In this dialectic, natural is a coded way of saying man or human: man is a natural being. All art is man-made, hence artificial rather than natural. Artificial is a coded way of saying God or divine: Hegel regarded God as man-made, the product of man’s imagination (“picture-thinking”). And the synthesis, natural = artificial, is a coded way of saying “man is God” (humans are the divine). The implication is that when “self-realization” occurs – when man recognizes that he and not an imaginary supernatural being in heaven is God – man achieves freedom from bondage to religion and to religious superstition.
Sabine comments, "In Hegel's hands it [dialectics] worked out to conclusions that he [Hegel] had reached without it and the dialectic contributed nothing to the proof."
Because of the nature of the text (collections of edited lecture notes), critical editions were slow in forthcoming. The standard German edition for many years was the manuscript of Hegel's son Karl Hegel, published in 1840. The German edition produced by Eva Moldenhauer and Karl Michel (1986) essentially follows Karl Hegel's edition. The only critical edition in German of the text of the lectures is Georg Lasson's 4 vol. edition (1917–1920). This edition was published repeatedly (last in two volumes in 1980) by Felix Meiner Verlag, Hamburg. The long introduction was re-edited on the basis of Lasson's publication in 1955, by Johannes Hoffmeister.
No full English translation of the complete lectures has ever been produced. The first English translation was made from Karl Hegel's edition, which lacked much material discovered later. This translation, made by John Sibree (1857), is still the only English version which contains not only the Introduction, but the shorter body of the lectures according to Karl Hegel's 1840 manuscript. Though it is incomplete, this translation is often used by English speaking scholars and is prevalent in university classrooms in the English-speaking world.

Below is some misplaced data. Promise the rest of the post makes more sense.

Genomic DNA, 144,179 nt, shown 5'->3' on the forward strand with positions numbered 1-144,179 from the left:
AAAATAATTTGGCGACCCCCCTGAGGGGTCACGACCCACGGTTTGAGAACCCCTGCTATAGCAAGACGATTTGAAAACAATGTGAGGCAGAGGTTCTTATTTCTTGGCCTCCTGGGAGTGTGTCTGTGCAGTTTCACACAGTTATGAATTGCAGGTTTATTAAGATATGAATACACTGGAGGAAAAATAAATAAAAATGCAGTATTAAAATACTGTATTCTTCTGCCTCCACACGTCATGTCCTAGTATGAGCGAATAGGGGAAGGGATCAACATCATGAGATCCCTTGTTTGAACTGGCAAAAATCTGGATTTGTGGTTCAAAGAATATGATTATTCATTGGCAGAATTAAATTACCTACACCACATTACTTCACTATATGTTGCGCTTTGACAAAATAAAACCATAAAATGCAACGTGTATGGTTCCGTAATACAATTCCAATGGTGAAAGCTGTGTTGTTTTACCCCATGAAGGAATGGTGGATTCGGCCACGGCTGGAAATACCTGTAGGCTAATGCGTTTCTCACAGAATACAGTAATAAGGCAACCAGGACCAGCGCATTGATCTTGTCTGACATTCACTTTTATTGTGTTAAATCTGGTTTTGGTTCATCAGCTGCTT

An English translation of the Introduction to the lectures was produced by Robert S. Hartman (1953) which included an introduction and additional editorial footnotes. Hartman produced this translation before Hoffmeister's critical edition was published, and it is quite short, only 95 pages.
An English translation of Hoffmeister's critical edition of the Introduction was produced in 1974 by H. B. Nisbet. This edition presents the full text of the Introduction to Karl Hegel manuscript, as well as all later additions included in the Hoffmeister edition of the Introduction. As such, it is the only critical edition of any portion of the lectures available in English. No translation of the full edition of the lectures following Lasson has yet been produced.
- Hegel, Georg Wilhelm Friedrich (1975). Lectures on the philosophy of world history: introduction, reason in history (translated from the German edition of Johannes Hoffmeister from Hegel papers assembled by H. B. Nisbet). New York, NY: Cambridge University Press. ISBN 0-521-28145-8; ISBN 978-0-521-28145-4.
- G. W. F. Hegel, Phenomenology of Spirit, trans. A. V. Miller (Oxford: Clarendon, 1977), paras. 233, 235, 394, 438.
- Magee, Glenn Alexander (2011). The Hegel Dictionary. London: Continuum International Publishing Group. ISBN 1-847-06591-0; ISBN 978-1-847-06591-9. P. 67.
- Lectures, p. 42.
- Lectures, p. 28.
- Lectures, p. 79.
- The Hegel Dictionary, p. 218.
- Lectures, p. 43.
- Lectures, p. 138.
- Lectures, p. 54.
- Waalter Kaufmann, Hegel: A Reinterpretation (Garden City, NY: Doubleday Anchor Books, 1966), 249.
- Leonard F. Wheat, Hegel's Undiscovered Thesis-Antithesis-Synthesis Dialectics: What Only Marx and Tillich Understood(Amherst, NY: Prometheus Books, 2012), 216-23.
- Wheat, 209-16.
- Wheat, 135-44.
- Lectures, p. 197.
- George H. Sabine, A History of Political Theory, rev. ed. (New York: Henry Hold, 1950), 644.
- Moldenhauer, Eva and Karl Markus Michel (Ed.) (1986). Vorlesungen über die Philosophie der Geschichte (in German). Frankfurt a.M.: Suhrkamp Verlag. ISBN 3-518-28212-3.
- Sibree, John (Ed. and Trans.) (1956). The Philosophy of World History. New York: Dover. ISBN 0-486-20112-0.
- Hartman, Robert S. (Ed. and Trans.) (1953). Reason in History, A General Introduction to the Philosophy of History. Upper Saddle River, NJ: Prentice-Hall. ISBN 0-02-351320-9, LCCN 53004476.
|Wikiquote has a collection of quotations related to: Lectures on the Philosophy of History|